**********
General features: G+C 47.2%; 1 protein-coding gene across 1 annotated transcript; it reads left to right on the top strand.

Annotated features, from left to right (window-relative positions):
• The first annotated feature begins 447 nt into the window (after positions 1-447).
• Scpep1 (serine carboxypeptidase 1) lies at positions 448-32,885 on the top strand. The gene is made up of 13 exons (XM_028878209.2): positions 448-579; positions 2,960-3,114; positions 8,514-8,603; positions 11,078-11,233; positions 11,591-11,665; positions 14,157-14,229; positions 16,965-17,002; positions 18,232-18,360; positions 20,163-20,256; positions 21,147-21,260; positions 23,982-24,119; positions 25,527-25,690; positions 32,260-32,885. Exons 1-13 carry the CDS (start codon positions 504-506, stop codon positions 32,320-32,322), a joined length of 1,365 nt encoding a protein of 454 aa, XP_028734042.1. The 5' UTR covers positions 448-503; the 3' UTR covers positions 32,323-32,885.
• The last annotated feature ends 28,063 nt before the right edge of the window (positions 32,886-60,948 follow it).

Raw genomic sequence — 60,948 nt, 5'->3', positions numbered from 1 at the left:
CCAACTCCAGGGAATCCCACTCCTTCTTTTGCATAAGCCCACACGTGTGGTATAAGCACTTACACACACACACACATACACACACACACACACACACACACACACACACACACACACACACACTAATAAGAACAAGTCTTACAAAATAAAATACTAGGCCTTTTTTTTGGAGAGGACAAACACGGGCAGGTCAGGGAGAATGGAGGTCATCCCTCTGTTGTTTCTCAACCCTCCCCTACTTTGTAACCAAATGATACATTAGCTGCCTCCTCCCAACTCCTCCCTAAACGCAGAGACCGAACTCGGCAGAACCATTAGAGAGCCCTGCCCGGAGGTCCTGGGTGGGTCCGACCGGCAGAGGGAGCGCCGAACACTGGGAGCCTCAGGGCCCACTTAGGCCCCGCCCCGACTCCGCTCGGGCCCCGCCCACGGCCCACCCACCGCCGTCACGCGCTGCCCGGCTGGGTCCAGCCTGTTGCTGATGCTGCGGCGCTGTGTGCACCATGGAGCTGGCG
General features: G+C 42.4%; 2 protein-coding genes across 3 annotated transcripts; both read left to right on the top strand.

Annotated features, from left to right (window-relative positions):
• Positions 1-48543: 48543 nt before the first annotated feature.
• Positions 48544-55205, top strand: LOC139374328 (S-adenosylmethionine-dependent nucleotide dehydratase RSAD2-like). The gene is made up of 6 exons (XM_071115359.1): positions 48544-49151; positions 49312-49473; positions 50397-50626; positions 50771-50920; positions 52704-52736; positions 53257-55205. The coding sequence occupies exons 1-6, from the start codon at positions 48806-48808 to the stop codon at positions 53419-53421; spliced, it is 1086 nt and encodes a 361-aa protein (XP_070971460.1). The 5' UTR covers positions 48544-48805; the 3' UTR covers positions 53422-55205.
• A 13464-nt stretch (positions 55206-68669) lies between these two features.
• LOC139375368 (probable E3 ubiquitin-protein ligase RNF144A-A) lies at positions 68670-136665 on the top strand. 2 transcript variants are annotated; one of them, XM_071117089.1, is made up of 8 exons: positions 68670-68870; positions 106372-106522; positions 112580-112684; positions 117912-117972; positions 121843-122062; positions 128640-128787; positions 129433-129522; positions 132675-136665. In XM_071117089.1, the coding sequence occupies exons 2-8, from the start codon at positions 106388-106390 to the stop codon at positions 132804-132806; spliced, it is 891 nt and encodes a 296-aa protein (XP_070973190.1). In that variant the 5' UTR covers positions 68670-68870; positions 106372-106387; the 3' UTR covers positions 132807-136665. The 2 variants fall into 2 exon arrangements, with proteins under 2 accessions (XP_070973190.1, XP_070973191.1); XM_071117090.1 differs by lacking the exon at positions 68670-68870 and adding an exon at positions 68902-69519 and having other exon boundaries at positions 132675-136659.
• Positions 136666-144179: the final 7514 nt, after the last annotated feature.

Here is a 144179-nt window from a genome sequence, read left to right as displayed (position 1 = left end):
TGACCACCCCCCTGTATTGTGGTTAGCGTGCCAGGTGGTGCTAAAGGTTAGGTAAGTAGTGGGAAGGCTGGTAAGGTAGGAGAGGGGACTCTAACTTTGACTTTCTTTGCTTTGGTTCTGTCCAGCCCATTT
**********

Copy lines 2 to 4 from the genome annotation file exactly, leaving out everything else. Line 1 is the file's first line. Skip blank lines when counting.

Annotated features, from left to right (window-relative positions):
• The first annotated feature begins 447 nt into the window (after positions 1-447).
• Scpep1 (serine carboxypeptidase 1) lies at positions 448-32,885 on the top strand. The gene is made up of 13 exons (XM_028878209.2): positions 448-579; positions 2,960-3,114; positions 8,514-8,603; positions 11,078-11,233; positions 11,591-11,665; positions 14,157-14,229; positions 16,965-17,002; positions 18,232-18,360; positions 20,163-20,256; positions 21,147-21,260; positions 23,982-24,119; positions 25,527-25,690; positions 32,260-32,885. Exons 1-13 carry the CDS (start codon positions 504-506, stop codon positions 32,320-32,322), a joined length of 1,365 nt encoding a protein of 454 aa, XP_028734042.1. The 5' UTR covers positions 448-503; the 3' UTR covers positions 32,323-32,885.